The Myth of Pandora’s Box | History Hit

The Myth of Pandora’s Box

Lawrence Alma-Tadema's water-colour of an ambivalent Pandora, 1881
Image Credit: Lawrence Alma-Tadema, Public domain, via Wikimedia Commons

A famous myth 

Pandora is one of the most notorious characters from Greek mythology. She was the first human woman, created by Hephaestus on the instructions of the King of the Gods, Zeus.

As she was created, Pandora was bestowed a unique attribute by each of the Gods. Thus her name has the meaning of ‘the all-endowed’, the ‘all-gifted’ or ‘all-giving’. According to some sources, she was taught needlework and weaving by Athena. The goddess Aphrodite ‘shed grace upon her head and cruel longing and cares that weary the limbs’. Hermes, the herald of the Gods, gave her ‘a shameless mind and a deceitful nature’ as well as the power of rhetoric, with ‘lies and crafty words’. She was given necklaces and clothing by the Charities, and a garland crown by the Horae, the goddesses of the seasons.

However, Pandora’s fame derives from a more sinister episode, connected with Hesiod’s poem Works and Days, dating from around 700 BC. Driven by intense curiosity, Pandora disobeys instructions and opens a forbidden jar. However, her disobedience soon backfires for as the jar is opened, ‘countless plagues’ are released into the world – an array of physical and emotional curses which torment mankind. As Hesiod put it, the earth and sea were now ‘full of evils’.

This story has gone down in time as an idiom. The jar is a representation of any source of great and unexpected troubles, or a gift which seems valuable but turns out to be a curse.

The truth about one of the most misunderstood figures of Ancient Greek mythology.
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An artistic inspiration

Images of Pandora began to appear on Greek pottery as early as the 5th century BC, and the drama of Pandora’s story has been a rich source of inspiration for later poets, dramatists, painters and sculptors throughout history.

It has, however, diverted somewhat from Hesiod’s original account, as the jar is commonly referred to as a box. This is largely attributed to a mistranslation of ‘pithos‘, as a large storage jar, as ‘box’ (the original being ‘pyxis‘). This was an error by the humanist scholar Erasmus of Rotterdam, who translated Hesiod’s work. However, it has given rise to the idea of ‘Pandora’s Box’ (rather than ‘Pandora’s Jar’).

One artist who was inspired by this episode was Jean Cousin the Elder, a 16th century French painter and engraver. His painting ‘Eva Prima Pandora‘, dating from the 1540s (now in the Louvre) is considered to be his masterpiece. It depicts a nude woman reclining in a natural landscape with a town in the distance.

Jean Cousin the Elder, ‘Eva Prima Pandora’, Louvre, Paris, 1550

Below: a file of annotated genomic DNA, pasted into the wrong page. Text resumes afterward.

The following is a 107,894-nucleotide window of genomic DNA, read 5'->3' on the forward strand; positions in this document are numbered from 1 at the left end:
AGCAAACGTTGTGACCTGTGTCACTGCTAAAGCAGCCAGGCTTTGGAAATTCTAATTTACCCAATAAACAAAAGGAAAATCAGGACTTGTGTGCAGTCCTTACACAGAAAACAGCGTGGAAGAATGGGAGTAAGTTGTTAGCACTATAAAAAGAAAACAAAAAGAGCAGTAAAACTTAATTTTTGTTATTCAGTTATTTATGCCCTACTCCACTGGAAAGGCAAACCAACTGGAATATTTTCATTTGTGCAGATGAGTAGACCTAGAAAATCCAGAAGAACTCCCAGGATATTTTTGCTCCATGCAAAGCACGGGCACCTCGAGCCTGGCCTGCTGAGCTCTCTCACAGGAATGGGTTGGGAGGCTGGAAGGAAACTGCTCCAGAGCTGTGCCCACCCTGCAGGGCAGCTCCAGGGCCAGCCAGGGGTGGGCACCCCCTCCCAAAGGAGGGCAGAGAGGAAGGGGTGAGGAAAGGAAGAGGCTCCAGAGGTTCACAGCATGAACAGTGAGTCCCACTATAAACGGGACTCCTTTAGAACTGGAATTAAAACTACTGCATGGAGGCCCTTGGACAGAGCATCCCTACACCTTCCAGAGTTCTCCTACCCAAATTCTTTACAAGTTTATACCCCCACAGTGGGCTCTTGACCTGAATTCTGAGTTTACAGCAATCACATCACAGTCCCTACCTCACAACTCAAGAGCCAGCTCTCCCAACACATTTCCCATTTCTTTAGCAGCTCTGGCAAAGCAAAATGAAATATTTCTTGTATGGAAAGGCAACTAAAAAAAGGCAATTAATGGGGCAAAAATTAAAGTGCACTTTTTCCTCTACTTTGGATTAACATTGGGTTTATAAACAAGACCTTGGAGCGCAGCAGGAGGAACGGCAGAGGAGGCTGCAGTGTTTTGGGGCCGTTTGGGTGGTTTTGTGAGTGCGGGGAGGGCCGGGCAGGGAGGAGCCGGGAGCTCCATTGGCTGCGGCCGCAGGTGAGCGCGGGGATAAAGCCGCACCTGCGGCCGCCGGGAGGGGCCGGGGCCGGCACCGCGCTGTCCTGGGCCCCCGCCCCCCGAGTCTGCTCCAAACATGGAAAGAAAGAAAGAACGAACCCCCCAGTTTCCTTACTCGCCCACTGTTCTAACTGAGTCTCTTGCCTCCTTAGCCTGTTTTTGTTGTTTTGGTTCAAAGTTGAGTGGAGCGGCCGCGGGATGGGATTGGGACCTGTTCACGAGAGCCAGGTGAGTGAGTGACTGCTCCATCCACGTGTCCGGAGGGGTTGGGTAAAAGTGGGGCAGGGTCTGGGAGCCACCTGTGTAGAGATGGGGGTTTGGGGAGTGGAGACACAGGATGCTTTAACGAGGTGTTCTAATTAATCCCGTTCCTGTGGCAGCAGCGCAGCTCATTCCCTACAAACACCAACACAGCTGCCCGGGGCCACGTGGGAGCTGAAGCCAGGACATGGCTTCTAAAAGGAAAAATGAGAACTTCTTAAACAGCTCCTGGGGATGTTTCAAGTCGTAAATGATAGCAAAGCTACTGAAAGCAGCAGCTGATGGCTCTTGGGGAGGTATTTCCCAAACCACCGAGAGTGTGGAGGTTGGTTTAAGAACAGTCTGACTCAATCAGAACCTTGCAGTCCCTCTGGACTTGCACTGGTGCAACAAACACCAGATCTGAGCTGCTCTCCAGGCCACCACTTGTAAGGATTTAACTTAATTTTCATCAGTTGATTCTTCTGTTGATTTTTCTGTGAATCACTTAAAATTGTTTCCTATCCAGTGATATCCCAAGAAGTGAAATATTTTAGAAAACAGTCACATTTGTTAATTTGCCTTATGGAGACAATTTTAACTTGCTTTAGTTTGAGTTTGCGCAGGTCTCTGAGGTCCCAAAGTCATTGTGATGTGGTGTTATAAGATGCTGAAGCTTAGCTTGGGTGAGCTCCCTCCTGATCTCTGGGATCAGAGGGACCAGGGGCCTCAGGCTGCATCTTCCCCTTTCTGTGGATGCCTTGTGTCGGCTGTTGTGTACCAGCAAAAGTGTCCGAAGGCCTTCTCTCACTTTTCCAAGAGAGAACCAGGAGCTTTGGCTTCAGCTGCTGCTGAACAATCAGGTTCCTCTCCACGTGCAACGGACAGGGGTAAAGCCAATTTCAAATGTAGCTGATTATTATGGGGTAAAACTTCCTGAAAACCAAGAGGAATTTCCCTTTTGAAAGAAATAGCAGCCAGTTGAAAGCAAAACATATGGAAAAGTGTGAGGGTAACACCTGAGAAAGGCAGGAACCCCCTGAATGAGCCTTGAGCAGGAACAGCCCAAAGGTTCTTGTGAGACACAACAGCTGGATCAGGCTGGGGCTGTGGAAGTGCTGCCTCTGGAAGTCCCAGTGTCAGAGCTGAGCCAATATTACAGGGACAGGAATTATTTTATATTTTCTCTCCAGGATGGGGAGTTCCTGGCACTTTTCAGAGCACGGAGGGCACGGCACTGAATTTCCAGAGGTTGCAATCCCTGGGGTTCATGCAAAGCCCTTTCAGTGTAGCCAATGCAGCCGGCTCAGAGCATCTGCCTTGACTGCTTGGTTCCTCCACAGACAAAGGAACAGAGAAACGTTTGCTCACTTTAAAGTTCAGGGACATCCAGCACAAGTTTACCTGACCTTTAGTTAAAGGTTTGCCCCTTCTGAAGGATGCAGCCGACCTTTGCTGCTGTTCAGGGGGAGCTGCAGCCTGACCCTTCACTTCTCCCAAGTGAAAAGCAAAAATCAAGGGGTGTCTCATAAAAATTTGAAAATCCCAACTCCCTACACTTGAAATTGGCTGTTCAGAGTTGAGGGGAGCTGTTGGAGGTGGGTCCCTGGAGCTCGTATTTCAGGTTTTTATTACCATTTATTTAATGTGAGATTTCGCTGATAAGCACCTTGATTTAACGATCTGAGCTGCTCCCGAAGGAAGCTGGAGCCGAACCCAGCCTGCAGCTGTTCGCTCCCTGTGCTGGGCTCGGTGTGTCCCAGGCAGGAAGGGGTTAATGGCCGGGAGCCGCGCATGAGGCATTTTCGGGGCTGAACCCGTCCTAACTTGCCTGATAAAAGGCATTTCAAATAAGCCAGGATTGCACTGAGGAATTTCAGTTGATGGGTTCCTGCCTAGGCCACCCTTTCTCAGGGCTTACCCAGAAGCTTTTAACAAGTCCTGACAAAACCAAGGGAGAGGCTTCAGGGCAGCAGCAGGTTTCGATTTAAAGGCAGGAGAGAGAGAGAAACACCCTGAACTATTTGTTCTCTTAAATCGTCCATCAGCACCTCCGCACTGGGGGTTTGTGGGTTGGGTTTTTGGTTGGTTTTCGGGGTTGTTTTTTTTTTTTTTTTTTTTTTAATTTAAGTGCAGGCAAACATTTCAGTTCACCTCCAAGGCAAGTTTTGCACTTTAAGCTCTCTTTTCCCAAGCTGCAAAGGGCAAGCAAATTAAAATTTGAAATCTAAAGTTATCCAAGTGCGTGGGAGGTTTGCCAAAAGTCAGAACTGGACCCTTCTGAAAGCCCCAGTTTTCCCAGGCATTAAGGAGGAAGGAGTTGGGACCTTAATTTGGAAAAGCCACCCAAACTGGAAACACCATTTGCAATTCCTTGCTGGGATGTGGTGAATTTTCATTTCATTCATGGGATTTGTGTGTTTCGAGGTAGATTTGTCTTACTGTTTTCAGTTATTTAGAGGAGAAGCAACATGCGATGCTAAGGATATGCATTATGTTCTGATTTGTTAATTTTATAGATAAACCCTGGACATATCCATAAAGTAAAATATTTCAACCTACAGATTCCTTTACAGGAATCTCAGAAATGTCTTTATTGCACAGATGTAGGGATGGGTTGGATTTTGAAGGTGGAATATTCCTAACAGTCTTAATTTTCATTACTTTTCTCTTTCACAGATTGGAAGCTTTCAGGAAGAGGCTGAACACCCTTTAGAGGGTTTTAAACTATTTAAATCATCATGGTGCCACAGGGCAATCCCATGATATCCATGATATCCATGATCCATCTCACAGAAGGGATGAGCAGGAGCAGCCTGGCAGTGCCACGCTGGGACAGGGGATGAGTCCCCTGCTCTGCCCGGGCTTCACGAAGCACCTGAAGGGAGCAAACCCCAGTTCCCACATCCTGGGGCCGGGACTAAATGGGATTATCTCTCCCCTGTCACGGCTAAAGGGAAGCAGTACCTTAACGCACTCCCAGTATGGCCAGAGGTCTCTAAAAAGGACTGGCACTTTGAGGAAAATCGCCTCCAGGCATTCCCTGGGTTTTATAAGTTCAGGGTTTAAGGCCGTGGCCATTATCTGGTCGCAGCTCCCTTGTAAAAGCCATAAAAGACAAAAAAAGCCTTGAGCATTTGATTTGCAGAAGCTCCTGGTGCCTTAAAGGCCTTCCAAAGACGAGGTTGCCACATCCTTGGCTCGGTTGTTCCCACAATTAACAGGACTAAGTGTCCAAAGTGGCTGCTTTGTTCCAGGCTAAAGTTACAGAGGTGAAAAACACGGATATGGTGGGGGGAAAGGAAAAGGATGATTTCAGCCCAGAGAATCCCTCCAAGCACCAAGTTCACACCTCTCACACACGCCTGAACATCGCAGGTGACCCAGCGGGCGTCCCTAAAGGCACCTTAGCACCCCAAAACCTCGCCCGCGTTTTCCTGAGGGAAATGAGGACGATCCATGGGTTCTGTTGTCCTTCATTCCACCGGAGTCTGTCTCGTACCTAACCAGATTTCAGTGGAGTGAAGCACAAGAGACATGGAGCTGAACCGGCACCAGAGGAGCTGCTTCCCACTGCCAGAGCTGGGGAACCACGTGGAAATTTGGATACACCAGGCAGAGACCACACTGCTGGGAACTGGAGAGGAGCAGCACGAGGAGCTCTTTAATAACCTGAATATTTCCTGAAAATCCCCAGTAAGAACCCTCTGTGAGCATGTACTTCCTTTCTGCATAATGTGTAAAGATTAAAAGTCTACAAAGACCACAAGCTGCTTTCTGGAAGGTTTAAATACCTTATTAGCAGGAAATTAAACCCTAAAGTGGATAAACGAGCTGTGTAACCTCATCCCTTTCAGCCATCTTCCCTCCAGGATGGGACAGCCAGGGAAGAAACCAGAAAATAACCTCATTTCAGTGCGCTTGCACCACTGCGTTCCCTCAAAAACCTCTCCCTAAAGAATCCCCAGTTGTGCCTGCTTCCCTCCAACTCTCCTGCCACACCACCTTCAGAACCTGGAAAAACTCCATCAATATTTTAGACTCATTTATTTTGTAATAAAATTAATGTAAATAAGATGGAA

Image Credit: Jean Cousin, Public domain, via Wikimedia Commons

As she rests on a skull, she holds an apple branch in her right hand, and allows a serpent to twist around her left. This is clearly Eve, a symbol of original sin and the fall of mankind. However, Cousin also leaves a sign reading ‘Eva Prima Pandora’, hinting at Pandora’s mistake which also brought sin into the world. Both women are linked with a common theme: their flawed femininity and – as in this painting, womanly seduction – causing the downfall of mankind.

This damning view – which was common in the Renaissance period – faced some rebuttal in the following centuries, suggesting that Pandora’s curiosity was a natural human instinct. Some pointed the blame towards Epimetheus, Pandora’s husband, as the figure responsible for opening the jar. The French poet, Isaac de Benserade, also penned a poem of the tale in 1676, giving a light-hearted edge:

In a jar an odious treasure is
Shut by the gods’ wish:
A gift that’s not everyday,
The owner’s Pandora alone;
And her eyes, this in hand,
Command the best in the land
As she flits near and far;
Prettiness can’t stay
Shut in a jar.
Someone took her eye, he took
A look at what pleased her so
And out came the grief and woe
We won‘t ever be rid of,
For heaven had hidden
That in the jar.

The Pre-Raphaelites

By the 19th century, Pandora’s tragic story had become popular with the Pre-Raphaelite artists, particularly Rossetti. His portrait of Pandora depicts her red-robed with an expressive gaze and her fingers wrapped around the jewelled casket, with the spirits of evil escaping in a cloud of smoke.

‘Pandora’ by John William Waterhouse

Image Credit: John William Waterhouse, Public domain, via Wikimedia Commons

This passionate, seductive depiction is – like the original tale – linked with temptation and sin, for the model is a lover, Jane Morris – the wife of Rossetti’s friend William Morris. Jane’s long sad face, wide eyes and great mass of dark curls was, for the Pre-Raphaelite artists, a vision of ideal beauty.

Another artist who embraced the pre-Raphaelite style, John William Waterhouse, also dedicated a canvas to Pandora in 1896. This was in keeping with his work, which was known for depictions of women from ancient Greek and Arthurian mythology.

In this painting, Pandora is depicted as a beautiful maiden in a mystical woodland scene, kneeling down to have a close view of the box, which is seductively golden and ornate. But this scene of youth, beauty and peace is already disrupted. Although Pandora is unaware, a thin wisp of smoke escapes the box – the evil spirits free to torment mankind forever.

Alice Loxton